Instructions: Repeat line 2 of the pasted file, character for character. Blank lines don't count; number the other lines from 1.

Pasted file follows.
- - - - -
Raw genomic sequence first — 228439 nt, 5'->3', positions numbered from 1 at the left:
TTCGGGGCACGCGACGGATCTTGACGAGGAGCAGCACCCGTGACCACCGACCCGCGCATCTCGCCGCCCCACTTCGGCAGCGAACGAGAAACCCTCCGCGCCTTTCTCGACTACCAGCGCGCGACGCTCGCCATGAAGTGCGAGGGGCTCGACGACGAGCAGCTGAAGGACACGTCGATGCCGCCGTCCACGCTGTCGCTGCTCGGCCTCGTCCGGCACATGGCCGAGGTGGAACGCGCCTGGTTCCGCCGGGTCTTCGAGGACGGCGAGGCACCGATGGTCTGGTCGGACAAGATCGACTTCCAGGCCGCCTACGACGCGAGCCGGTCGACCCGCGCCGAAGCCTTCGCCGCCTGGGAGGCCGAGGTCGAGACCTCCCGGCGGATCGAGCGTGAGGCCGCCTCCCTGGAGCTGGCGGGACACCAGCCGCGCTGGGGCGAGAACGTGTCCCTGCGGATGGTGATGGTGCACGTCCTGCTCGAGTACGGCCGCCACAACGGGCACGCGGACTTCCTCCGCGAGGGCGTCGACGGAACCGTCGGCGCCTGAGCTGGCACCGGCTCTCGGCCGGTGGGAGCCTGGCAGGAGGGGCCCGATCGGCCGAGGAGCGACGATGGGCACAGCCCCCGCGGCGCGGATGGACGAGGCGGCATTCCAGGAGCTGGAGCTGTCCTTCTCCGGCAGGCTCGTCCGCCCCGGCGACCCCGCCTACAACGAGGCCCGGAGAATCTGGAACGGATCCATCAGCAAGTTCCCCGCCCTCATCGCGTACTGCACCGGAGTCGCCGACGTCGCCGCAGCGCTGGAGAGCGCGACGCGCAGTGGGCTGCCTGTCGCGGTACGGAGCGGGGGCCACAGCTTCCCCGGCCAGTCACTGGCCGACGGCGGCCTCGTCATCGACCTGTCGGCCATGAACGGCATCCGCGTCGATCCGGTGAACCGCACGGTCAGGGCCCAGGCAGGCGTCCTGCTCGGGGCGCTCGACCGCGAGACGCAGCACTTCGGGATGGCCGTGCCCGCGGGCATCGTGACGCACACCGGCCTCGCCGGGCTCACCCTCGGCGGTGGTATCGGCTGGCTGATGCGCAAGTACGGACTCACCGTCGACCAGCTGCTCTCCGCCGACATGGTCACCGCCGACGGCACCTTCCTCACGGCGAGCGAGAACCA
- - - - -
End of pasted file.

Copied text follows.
TTCGGGGCACGCGACGGATCTTGACGAGGAGCAGCACCCGTGACCACCGACCCGCGCATCTCGCCGCCCCACTTCGGCAGCGAACGAGAAACCCTCCGCGCCTTTCTCGACTACCAGCGCGCGACGCTCGCCATGAAGTGCGAGGGGCTCGACGACGAGCAGCTGAAGGACACGTCGATGCCGCCGTCCACGCTGTCGCTGCTCGGCCTCGTCCGGCACATGGCCGAGGTGGAACGCGCCTGGTTCCGCCGGGTCTTCGAGGACGGCGAGGCACCGATGGTCTGGTCGGACAAGATCGACTTCCAGGCCGCCTACGACGCGAGCCGGTCGACCCGCGCCGAAGCCTTCGCCGCCTGGGAGGCCGAGGTCGAGACCTCCCGGCGGATCGAGCGTGAGGCCGCCTCCCTGGAGCTGGCGGGACACCAGCCGCGCTGGGGCGAGAACGTGTCCCTGCGGATGGTGATGGTGCACGTCCTGCTCGAGTACGGCCGCCACAACGGGCACGCGGACTTCCTCCGCGAGGGCGTCGACGGAACCGTCGGCGCCTGAGCTGGCACCGGCTCTCGGCCGGTGGGAGCCTGGCAGGAGGGGCCCGATCGGCCGAGGAGCGACGATGGGCACAGCCCCCGCGGCGCGGATGGACGAGGCGGCATTCCAGGAGCTGGAGCTGTCCTTCTCCGGCAGGCTCGTCCGCCCCGGCGACCCCGCCTACAACGAGGCCCGGAGAATCTGGAACGGATCCATCAGCAAGTTCCCCGCCCTCATCGCGTACTGCACCGGAGTCGCCGACGTCGCCGCAGCGCTGGAGAGCGCGACGCGCAGTGGGCTGCCTGTCGCGGTACGGAGCGGGGGCCACAGCTTCCCCGGCCAGTCACTGGCCGACGGCGGCCTCGTCATCGACCTGTCGGCCATGAACGGCATCCGCGTCGATCCGGTGAACCGCACGGTCAGGGCCCAGGCAGGCGTCCTGCTCGGGGCGCTCGACCGCGAGACGCAGCACTTCGGGATGGCCGTGCCCGCGGGCATCGTGACGCACACCGGCCTCGCCGGGCTCACCCTCGGCGGTGGTATCGGCTGGCTGATGCGCAAGTACGGACTCACCGTCGACCAGCTGCTCTCCGCCGACATGGTCACCGCCGACGGCACCTTCCTCACGGCGAGCGAGAACCA